When the Miami Dolphins play their next game on Sunday, at home, against the Cleveland Browns.  Both teams are 0-2.  One website predicts that the Dolphins will win, 12.6 to 28.  I don’t bet, but predicting any team to score a fractional point just sounds wrong to me.

But in this case, is it possible that both teams will score something other than their predicted point total?  Of course.  There are many other, possible outcomes, some of which are plausible and probable (like, the Dolphins scoring only 21 points, or maybe 31 points), and some are plausible but improbable (like scoring 0 points, or 60 points).

We estimate our projects like we’re predicting football scores for the upcoming weekend game.  We create single-value estimates of the future.  We offer a single, predicted outcome even though there are many other, possible outcomes.

Worse, no one really knows, exactly, what the predicted outcome represents.  If I say the project will finish in 30 weeks, is that a most likely outcome?  An optimistic outcome?  A pessimistic outcome?  An average outcome?  What does 30 weeks represent?

And whatever it represents, do all the stakeholders (my project sponsor in particular) know what 30 weeks represents?

If I estimate a most likely outcome of 30 weeks, what’s the likelihood that it will be 31 weeks?  Or 35 weeks?  Or 40 weeks?

And what happens if I know that the 30 weeks estimate represents a most likely outcome (which has about a 50% likelihood of success), but my project sponsor thinks that it’s a highly confident estimate representing 95% confidence?  The answer is, I’m misaligned with my sponsor and the project is at-risk of not delivering on-time.

Project predictions, without included reliability, are dangerous.  And yet, virtually every project schedule is created with predicted work efforts or activity duration.  And virtually every project is budgeted with a single-value, projected cost for the entire project, even though the actual project cost may have many possible outcomes.

As PMs, we have to know how to effectively create project predictions when we have to do that, but we can also offer a better way of projecting future project outcomes:  we can forecast them.

2016 PMI Global Congress – North America is next week!

This Saturday, I’m flying out to San Diego to present Statistical PERT to Congress attendees on Monday, September 26, 2016 from 3:15PM – 4:45PM.  If you’re planning on attending this year’s Congress, please attend my session to learn more about Statistical PERT.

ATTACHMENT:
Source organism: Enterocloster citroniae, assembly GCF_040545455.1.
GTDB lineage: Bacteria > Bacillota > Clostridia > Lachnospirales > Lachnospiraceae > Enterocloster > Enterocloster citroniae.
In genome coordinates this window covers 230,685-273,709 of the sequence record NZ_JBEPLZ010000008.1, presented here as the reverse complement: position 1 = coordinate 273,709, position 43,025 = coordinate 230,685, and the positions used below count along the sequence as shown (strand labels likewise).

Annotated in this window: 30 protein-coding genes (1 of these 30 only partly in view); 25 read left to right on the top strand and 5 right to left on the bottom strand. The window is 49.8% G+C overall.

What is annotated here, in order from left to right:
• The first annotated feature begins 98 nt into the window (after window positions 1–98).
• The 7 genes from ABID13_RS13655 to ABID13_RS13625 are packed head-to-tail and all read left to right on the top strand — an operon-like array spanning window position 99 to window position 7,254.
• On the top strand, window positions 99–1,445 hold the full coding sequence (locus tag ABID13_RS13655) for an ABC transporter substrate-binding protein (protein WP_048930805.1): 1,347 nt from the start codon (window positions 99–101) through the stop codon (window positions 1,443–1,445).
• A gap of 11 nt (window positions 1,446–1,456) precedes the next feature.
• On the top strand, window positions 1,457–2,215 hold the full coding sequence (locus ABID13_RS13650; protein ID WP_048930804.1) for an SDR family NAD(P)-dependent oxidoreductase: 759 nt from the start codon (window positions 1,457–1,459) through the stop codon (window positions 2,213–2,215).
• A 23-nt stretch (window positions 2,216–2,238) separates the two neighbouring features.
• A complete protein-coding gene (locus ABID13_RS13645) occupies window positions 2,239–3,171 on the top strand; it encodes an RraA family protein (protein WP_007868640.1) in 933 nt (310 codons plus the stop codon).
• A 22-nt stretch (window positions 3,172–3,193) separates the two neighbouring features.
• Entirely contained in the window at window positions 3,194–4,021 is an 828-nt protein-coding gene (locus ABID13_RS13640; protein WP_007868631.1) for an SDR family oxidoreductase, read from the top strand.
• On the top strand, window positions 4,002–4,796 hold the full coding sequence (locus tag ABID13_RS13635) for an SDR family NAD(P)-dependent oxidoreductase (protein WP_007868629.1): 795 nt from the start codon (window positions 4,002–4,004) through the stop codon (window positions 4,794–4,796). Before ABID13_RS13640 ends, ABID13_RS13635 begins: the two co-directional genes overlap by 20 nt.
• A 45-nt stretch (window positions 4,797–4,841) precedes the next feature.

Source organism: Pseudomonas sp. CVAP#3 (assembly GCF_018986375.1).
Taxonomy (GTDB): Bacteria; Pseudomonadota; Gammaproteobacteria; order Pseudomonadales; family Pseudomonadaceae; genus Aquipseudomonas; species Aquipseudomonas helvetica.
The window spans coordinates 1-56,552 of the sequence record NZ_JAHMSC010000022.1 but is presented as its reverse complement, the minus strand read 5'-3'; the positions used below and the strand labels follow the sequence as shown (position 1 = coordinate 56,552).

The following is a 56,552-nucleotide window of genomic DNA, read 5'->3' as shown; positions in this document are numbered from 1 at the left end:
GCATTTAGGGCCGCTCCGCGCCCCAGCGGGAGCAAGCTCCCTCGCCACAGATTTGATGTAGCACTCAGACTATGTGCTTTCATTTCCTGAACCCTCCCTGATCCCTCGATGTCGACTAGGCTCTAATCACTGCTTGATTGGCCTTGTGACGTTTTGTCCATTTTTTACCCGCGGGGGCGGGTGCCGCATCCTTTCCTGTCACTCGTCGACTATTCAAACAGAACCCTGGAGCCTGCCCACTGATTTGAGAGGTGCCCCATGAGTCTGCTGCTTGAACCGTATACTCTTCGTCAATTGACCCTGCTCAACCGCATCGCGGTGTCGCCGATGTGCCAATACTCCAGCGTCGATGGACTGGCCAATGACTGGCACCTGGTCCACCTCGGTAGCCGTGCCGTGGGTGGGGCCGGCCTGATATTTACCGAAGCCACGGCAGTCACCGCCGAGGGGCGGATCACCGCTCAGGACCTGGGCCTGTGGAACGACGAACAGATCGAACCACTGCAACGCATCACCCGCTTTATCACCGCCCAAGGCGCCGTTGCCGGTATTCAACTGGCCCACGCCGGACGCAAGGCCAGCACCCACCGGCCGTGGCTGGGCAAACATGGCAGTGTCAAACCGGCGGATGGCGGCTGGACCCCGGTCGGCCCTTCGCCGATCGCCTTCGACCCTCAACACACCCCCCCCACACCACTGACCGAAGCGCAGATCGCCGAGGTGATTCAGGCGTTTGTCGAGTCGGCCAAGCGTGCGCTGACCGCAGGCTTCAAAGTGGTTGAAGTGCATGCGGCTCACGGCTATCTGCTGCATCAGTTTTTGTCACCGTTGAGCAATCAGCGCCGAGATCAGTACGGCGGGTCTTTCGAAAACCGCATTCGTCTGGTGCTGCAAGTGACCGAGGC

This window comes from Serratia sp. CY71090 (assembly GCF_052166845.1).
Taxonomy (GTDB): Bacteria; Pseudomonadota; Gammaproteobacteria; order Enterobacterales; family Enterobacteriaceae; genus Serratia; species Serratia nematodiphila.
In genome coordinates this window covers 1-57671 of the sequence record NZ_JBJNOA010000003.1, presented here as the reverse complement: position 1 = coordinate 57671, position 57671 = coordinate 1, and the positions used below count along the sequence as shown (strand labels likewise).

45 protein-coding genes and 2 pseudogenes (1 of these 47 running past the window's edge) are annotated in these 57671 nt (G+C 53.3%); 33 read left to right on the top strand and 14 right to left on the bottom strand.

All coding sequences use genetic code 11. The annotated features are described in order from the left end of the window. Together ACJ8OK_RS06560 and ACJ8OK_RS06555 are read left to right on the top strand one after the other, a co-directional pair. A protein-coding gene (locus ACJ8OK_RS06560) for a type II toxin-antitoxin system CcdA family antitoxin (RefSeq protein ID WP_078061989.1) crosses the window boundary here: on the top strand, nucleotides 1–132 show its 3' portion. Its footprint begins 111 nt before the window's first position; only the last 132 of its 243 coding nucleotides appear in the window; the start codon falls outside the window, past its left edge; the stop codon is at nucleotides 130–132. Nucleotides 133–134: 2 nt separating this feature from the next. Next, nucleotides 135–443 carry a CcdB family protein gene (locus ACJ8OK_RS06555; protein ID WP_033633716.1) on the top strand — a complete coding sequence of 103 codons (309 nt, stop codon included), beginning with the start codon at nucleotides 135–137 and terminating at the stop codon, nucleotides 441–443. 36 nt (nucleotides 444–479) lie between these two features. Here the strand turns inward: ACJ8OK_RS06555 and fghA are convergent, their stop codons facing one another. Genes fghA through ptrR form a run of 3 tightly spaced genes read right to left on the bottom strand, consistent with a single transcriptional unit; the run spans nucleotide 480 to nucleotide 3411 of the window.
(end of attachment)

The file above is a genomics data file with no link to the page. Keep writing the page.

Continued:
I attended last year’s PMI Global Congress in Orlando — my first — and was greatly impressed at all the great information sharing and networking that is available to project managers over three days.  I decided that on this side of retirement, I plan on continuing to attend the North America Congress since it was so high-value for me.

In 2017, I intend to look for other venues to present Statistical PERT to people in North America.  If you are a conference organizer looking for speakers, please reach out to me.

SPERT™ Mobile released + Version 1.3 of SPERT™ for Task Estimation

This weekend, I released a new mobile version of Statistical PERT:  SPERT™ Mobile.  This new special release makes Statistical PERT easily used on iPhones and Android smartphones that have Microsoft Excel Mobile installed.  If you have a smartphone but don’t have Excel Mobile installed, it’s a free install.  Download Excel Mobile either from iTunes or Google Play.

Also this weekend, I updated Statistical PERT for task duration to Version 1.3.  In this new release, I’ve added a Welcome worksheet that has some brief, introductory information, including a link to a new Quick Start guide for use with any Statistical PERT spreadsheet.  In Version 1.3, I’ve add a pie chart visual to show the confidence interval for a collection of tasks, plus the upperbound and lowerbounds of the task total.

What is Soothsaying?

If you want to try Soothsaying your project’s risk register, it might help you to learn a little bit about that means.

Below is the article that’s published on ProjectManagement.com on soothsaying your risk register (in case you’re not a PMI member and therefore can’t read the article on PMI’s sister website).

From ProjectManagement.com – August 2016 theme on Risk

If you could look at your project’s risk register, then peer into a crystal ball and foretell which risks will occur sometime during your project’s execution phase, would that be helpful? And if you could tell your project sponsor, with 90% confidence, how much risk contingency you need to protect your project—would you be interested? You can—by becoming a risk soothsayer.

This doesn’t have anything to do with divination. Let me show you how to soothsay your risk register using a special Microsoft Excel® template to do risk analysis.

Before I do that, though, let’s consider how risk analysis is typically done. Usually, risks are simply put into an Excel template like this one, and if they’re given at all, risk probabilities and impacts are deterministically determined. A risk has a “low” or “medium” probability of occurrence, but there’s no definition for what that means (so there can be no alignment about that definition). And risk impacts are “medium,” “high” or “very high”—but what does that mean? Too often, deterministic risk analysis neither brings about stakeholder alignment, nor does it improve project decision making.

Wouldn’t it be better to know that, under existing conditions of uncertainty, you expect up to four of the 15 risks in your risk register to fire (that is, occur), and so you’ll need 44 additional time-units of schedule contingency to protect your project with 90% confidence? But if the sponsor wants less contingency, you can protect your project with 76% confidence if they provide just 33 additional time-units of schedule contingency.

An Example Risk Register